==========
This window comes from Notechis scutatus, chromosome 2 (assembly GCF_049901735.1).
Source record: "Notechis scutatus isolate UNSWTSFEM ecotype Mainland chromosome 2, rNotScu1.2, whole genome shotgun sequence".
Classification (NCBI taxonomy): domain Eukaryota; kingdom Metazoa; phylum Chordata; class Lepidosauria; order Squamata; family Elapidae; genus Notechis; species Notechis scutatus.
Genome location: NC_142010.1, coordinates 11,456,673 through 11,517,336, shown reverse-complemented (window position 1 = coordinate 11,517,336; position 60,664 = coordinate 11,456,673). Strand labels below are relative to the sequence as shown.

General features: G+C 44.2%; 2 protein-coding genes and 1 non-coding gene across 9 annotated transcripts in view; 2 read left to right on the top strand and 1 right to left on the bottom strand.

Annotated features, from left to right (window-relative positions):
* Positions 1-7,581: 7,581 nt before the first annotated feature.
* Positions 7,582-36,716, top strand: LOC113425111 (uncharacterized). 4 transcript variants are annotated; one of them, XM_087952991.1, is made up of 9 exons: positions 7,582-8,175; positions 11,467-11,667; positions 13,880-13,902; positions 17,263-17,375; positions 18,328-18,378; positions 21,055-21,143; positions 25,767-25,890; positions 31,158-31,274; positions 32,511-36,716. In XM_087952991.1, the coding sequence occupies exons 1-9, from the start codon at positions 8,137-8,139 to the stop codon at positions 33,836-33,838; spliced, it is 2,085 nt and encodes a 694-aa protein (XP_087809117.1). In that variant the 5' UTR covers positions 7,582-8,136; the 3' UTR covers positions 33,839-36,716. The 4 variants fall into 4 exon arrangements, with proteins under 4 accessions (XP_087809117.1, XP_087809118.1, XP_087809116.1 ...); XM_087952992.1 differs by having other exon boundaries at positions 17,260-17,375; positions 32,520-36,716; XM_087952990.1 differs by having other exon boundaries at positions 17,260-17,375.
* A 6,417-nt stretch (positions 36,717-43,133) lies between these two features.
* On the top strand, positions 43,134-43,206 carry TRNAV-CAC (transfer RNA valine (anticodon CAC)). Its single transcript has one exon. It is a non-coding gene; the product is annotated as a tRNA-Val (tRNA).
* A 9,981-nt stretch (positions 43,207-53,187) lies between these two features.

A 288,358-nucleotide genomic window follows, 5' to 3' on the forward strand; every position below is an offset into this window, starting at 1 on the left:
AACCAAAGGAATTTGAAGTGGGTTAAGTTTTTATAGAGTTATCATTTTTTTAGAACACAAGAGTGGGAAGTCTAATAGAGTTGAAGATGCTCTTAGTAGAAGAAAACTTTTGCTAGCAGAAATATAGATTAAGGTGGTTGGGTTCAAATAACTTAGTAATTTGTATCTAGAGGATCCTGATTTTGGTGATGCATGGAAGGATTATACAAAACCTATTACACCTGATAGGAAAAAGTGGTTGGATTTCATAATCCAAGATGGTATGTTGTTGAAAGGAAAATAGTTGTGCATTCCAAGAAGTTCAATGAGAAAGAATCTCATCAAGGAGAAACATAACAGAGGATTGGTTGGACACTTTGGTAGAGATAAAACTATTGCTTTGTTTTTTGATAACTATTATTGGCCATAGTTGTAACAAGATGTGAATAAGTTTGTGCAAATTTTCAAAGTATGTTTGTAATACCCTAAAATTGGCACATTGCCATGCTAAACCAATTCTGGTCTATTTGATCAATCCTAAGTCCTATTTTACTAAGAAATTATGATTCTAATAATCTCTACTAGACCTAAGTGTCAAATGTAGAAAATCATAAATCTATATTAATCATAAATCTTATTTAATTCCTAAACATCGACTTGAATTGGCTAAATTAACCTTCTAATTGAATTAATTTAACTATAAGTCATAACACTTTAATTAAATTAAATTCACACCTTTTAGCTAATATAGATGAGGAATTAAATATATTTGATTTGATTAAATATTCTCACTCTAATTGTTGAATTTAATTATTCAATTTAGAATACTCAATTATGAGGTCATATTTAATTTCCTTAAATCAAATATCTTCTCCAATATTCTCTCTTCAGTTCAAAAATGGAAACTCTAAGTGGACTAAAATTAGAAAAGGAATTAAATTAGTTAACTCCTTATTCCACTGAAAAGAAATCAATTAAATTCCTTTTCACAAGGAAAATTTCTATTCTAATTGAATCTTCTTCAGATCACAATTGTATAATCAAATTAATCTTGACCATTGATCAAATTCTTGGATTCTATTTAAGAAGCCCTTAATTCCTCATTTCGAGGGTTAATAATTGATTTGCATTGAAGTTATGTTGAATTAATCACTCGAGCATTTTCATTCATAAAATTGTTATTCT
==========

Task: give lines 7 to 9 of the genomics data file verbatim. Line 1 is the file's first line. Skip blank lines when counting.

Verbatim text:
* Positions 1-7,581: 7,581 nt before the first annotated feature.
* Positions 7,582-36,716, top strand: LOC113425111 (uncharacterized). 4 transcript variants are annotated; one of them, XM_087952991.1, is made up of 9 exons: positions 7,582-8,175; positions 11,467-11,667; positions 13,880-13,902; positions 17,263-17,375; positions 18,328-18,378; positions 21,055-21,143; positions 25,767-25,890; positions 31,158-31,274; positions 32,511-36,716. In XM_087952991.1, the coding sequence occupies exons 1-9, from the start codon at positions 8,137-8,139 to the stop codon at positions 33,836-33,838; spliced, it is 2,085 nt and encodes a 694-aa protein (XP_087809117.1). In that variant the 5' UTR covers positions 7,582-8,136; the 3' UTR covers positions 33,839-36,716. The 4 variants fall into 4 exon arrangements, with proteins under 4 accessions (XP_087809117.1, XP_087809118.1, XP_087809116.1 ...); XM_087952992.1 differs by having other exon boundaries at positions 17,260-17,375; positions 32,520-36,716; XM_087952990.1 differs by having other exon boundaries at positions 17,260-17,375.
* A 6,417-nt stretch (positions 36,717-43,133) lies between these two features.